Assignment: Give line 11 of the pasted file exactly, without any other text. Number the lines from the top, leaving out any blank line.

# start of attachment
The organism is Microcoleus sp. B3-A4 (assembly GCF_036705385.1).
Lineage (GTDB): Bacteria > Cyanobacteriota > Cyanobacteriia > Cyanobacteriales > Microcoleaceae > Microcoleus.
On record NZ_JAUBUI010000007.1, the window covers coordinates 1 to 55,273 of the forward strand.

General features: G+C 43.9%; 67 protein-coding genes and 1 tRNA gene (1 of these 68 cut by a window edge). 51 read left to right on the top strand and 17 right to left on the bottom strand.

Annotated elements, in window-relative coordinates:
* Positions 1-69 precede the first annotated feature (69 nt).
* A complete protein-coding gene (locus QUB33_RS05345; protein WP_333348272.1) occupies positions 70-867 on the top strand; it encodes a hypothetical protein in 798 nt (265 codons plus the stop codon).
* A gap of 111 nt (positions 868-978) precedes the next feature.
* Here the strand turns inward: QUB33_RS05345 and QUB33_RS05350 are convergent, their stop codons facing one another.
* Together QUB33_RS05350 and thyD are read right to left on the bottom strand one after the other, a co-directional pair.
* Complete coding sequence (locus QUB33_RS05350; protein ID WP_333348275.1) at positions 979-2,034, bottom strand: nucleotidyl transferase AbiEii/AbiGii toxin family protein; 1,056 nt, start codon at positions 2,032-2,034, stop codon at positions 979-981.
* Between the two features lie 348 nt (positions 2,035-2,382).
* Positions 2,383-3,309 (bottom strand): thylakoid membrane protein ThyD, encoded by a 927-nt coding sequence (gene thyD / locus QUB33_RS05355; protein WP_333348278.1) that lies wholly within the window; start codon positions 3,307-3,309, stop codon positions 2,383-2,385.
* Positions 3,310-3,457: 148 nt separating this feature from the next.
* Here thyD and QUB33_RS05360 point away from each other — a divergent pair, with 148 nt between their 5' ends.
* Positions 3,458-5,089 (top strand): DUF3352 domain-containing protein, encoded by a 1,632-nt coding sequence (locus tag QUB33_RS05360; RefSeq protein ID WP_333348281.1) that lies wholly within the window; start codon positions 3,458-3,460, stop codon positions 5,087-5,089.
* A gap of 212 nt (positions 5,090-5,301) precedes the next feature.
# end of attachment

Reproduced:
* Complete coding sequence (locus QUB33_RS05350; protein ID WP_333348275.1) at positions 979-2,034, bottom strand: nucleotidyl transferase AbiEii/AbiGii toxin family protein; 1,056 nt, start codon at positions 2,032-2,034, stop codon at positions 979-981.